It’s sad to see that we’ve lost Brian Goodwin, one of the genuinely original (but not always right!) thinkers of our time. There aren’t many left of the old structuralist tradition in biology, the kind of non-genetic purists who tried to analyze development in terms of the fundamental physical and chemical properties of the organism—they’ve been swallowed up and lost in a triumphal molecular biology research program.
Edge has a nice interview with and essay by Goodwin — they’re good places to start. If that whets your appetite, you should also read his book, How the Leopard Changed Its Spots : The Evolution of Complexity(amzn/b&n/abe/pwll), which is aimed at general audiences and is a good overview of why we should look at more than just genes to explain form.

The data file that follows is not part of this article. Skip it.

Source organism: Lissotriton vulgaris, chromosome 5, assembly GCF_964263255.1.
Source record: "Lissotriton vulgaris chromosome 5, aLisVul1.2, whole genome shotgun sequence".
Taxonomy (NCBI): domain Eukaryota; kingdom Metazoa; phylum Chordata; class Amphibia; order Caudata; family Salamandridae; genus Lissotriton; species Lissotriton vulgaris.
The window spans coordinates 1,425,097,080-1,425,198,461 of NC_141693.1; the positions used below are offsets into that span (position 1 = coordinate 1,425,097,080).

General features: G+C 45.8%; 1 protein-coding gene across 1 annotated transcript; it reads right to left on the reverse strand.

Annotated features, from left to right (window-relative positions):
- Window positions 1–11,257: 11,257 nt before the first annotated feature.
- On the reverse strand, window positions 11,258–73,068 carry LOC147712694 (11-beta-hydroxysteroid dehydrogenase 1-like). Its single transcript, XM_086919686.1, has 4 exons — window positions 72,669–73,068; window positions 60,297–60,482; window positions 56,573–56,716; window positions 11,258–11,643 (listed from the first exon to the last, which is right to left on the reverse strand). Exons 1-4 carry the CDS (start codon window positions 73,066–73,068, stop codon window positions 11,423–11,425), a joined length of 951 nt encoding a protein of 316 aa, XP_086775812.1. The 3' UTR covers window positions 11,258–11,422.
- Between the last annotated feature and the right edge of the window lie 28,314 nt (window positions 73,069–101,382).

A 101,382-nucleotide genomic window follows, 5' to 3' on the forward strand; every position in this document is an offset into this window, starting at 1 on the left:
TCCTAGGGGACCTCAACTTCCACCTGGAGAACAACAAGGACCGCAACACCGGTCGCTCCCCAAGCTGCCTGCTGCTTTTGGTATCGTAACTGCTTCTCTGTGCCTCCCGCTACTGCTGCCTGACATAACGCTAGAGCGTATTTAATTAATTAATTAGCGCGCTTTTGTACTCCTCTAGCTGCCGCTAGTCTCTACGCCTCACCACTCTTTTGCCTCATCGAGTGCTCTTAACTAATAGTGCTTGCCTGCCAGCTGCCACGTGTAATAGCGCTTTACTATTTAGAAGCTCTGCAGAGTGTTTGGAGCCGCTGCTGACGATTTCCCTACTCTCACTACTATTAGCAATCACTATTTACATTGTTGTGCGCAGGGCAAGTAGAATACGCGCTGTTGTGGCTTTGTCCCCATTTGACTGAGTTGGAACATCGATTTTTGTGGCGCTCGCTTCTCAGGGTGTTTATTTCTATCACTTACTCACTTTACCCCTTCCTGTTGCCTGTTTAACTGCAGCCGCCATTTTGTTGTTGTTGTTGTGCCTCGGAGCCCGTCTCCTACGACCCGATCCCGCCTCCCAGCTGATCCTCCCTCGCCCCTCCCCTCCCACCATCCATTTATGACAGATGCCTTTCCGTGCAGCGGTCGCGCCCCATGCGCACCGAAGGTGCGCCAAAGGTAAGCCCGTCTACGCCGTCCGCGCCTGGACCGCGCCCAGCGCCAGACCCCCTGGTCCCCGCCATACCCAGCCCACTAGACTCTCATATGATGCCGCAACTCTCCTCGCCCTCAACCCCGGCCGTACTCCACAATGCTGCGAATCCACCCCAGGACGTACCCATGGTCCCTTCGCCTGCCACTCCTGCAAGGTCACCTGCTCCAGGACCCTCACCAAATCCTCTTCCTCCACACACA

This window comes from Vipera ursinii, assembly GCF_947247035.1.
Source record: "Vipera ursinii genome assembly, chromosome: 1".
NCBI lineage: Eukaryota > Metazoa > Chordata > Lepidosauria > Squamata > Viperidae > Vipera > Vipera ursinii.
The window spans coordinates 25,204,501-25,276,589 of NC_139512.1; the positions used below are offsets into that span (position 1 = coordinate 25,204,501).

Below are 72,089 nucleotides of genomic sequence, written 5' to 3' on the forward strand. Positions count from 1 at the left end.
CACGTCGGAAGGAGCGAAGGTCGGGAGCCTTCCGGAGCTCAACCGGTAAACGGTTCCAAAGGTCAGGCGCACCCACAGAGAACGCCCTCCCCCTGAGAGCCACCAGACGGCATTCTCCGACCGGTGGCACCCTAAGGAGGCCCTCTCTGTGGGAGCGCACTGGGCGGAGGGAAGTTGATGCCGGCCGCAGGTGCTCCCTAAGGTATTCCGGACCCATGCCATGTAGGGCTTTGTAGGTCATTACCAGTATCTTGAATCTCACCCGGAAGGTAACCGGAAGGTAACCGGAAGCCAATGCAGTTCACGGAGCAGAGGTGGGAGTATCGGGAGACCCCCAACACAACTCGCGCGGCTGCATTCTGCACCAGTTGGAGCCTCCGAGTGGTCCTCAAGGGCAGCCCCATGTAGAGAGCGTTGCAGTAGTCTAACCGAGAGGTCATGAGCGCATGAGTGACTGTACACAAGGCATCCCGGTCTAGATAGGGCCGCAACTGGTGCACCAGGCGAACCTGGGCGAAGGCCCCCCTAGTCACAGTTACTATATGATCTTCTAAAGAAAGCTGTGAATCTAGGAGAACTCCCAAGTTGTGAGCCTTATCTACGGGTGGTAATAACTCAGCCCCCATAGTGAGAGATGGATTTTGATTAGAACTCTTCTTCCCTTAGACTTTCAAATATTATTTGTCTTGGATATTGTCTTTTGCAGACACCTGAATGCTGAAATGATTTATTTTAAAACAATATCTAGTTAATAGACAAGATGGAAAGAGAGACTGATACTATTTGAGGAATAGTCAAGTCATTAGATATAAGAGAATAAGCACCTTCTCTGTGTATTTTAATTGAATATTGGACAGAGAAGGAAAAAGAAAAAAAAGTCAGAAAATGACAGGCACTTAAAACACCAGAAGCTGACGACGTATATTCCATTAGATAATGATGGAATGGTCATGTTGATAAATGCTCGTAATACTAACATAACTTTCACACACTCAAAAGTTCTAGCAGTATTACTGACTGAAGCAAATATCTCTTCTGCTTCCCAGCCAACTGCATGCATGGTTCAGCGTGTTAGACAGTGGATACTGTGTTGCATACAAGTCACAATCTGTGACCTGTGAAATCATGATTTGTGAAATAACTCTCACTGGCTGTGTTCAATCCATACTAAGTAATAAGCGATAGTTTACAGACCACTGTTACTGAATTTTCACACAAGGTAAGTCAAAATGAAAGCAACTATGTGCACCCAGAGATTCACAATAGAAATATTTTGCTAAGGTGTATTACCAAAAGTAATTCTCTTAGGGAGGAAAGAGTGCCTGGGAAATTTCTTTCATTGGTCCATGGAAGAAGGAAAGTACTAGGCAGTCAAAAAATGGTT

He was an advocate for one view of nature, and I think he missed the mark by neglecting genes as much as he did; we know now that a lot of details of morphology are directly affected in subtle and not-so-subtle ways by the genetics of the organism. But I think we can also make a case that the modern molecular biological approach is also missing a significant element. Every biologist ought to read a little Goodwin, just to leaven their picture of how biology works with his special perspective.